An interesting challenge for the 36-year-old has been doing shoots not only in English, but Spanish as well. He has enjoyed the process.

“A lot of luchadores speak broken English or hardly at all,” Mundo said.

“So they have the task of acting in English. For me, this is exactly what I wanted. This is something different. I was born and raised in Los Angeles, took Spanish all through high school and spent the summer in Spain and happen to have a long relationship with a Mexican girl. So I’ve learned quite a bit of Spanish over the years. All the swear words in the book, really. The one thing I’ve taken away when it comes to the acting is sometimes I have more fun acting in Spanish.

“There is less thought in the words and more thought into the emotions in my case. I don’t think in Spanish. I think in English, so a lot of what I communicate with is emotion. The more I’m around television and entertainment, whether it’s wresting, rock concerts, plays on Broadway, movies. It all comes down to emotion. That’s what people watch for. They want to feel something. They want to feel happy, surprised, terrified, shocked, and everything else. So not having to worry about words and communicating emotion in a way people watching can feel is what I try to do when we do these vignettes in Spanish.”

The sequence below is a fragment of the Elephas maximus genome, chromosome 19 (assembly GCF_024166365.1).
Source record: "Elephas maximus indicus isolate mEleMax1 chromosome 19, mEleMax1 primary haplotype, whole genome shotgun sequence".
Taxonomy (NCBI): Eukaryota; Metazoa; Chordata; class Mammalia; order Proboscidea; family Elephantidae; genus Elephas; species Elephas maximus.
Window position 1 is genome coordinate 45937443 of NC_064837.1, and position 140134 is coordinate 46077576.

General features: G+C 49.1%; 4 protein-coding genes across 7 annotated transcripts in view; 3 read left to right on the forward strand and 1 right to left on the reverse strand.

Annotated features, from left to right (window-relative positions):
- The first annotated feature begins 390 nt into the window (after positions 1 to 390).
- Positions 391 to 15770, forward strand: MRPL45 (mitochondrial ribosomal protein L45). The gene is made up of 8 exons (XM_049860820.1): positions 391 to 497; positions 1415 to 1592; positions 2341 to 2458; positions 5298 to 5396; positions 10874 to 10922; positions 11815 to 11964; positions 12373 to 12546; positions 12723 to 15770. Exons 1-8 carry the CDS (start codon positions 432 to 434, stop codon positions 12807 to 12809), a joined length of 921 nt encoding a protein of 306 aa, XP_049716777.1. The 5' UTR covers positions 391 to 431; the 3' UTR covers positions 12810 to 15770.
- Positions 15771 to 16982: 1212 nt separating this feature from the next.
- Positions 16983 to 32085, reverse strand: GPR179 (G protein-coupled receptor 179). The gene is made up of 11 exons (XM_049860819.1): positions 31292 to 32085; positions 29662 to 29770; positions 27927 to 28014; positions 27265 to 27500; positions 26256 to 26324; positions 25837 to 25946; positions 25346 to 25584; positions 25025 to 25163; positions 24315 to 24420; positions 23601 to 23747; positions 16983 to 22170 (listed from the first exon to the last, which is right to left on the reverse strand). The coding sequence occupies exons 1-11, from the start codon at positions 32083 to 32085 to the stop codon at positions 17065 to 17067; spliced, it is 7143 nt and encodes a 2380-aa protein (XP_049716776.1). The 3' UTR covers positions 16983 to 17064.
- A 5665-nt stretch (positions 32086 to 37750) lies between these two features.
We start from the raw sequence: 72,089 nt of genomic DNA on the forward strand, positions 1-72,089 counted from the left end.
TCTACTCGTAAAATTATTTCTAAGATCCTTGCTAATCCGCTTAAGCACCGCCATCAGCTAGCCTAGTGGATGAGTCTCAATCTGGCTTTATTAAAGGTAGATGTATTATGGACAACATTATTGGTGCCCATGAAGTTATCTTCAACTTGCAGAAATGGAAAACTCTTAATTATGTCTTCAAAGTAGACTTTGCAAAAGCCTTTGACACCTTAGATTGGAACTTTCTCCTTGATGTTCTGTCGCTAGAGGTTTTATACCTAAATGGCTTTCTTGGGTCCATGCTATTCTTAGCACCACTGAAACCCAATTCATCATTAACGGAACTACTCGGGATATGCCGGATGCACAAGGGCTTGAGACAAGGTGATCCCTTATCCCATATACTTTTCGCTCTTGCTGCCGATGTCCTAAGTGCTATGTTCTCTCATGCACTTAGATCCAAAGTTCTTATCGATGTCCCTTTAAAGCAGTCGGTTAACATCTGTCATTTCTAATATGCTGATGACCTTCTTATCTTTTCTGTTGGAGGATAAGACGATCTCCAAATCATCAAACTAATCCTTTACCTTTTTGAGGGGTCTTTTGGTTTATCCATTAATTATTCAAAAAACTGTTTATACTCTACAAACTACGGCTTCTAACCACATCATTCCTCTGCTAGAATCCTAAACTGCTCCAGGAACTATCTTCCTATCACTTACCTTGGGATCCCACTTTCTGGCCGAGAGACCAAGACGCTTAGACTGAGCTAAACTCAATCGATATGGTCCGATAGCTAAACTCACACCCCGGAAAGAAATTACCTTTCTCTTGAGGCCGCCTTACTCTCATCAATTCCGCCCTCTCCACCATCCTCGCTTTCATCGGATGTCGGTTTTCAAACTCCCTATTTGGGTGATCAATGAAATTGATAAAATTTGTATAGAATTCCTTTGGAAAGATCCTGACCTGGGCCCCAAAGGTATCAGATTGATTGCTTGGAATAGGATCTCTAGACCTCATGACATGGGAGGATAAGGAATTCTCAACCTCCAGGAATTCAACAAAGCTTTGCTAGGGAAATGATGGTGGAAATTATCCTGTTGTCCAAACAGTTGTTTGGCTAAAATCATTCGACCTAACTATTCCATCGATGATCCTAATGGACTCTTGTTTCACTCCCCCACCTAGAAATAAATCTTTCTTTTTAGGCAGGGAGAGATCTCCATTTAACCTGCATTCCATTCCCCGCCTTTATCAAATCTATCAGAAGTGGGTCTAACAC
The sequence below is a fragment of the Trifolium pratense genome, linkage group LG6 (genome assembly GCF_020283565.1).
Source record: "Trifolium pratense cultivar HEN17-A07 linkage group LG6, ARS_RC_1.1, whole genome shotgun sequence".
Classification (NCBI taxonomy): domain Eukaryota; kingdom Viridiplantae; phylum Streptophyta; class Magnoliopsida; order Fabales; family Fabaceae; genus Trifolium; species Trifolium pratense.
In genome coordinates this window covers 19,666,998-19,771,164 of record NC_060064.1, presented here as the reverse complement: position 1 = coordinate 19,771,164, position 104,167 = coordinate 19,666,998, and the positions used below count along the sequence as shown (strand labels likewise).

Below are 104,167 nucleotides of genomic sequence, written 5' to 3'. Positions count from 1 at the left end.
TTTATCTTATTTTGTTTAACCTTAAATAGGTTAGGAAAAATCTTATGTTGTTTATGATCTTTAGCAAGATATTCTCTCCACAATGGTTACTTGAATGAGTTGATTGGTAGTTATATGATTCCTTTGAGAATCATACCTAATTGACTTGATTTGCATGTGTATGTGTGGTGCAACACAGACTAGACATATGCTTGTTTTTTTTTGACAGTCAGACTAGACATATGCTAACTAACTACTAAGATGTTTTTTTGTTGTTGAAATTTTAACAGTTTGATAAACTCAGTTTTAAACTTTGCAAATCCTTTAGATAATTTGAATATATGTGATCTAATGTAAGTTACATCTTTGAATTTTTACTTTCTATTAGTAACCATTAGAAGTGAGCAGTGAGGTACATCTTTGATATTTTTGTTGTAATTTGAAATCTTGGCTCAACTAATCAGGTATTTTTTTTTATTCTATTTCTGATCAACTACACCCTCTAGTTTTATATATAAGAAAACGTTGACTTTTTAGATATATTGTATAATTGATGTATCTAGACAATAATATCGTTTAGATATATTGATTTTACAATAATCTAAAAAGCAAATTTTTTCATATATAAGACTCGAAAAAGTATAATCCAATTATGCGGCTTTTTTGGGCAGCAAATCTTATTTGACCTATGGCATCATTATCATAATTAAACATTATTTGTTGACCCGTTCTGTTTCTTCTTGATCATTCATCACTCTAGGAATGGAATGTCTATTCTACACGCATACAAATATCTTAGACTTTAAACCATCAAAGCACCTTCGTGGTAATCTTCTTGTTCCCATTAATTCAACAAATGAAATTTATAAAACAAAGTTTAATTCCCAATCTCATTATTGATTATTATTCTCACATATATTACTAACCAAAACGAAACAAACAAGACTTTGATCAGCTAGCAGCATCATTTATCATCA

Working for Lucha Underground has also given him the chance to square off against a fresh crop of opponents. The “Prince of Parkour” has turned heads with his incredible outings with top talent like inaugural Lucha Underground champion Prince Puma.

“When I was at WWE I wrestled everyone on the roster and I left because I felt it was time for me to go,” Mundo said.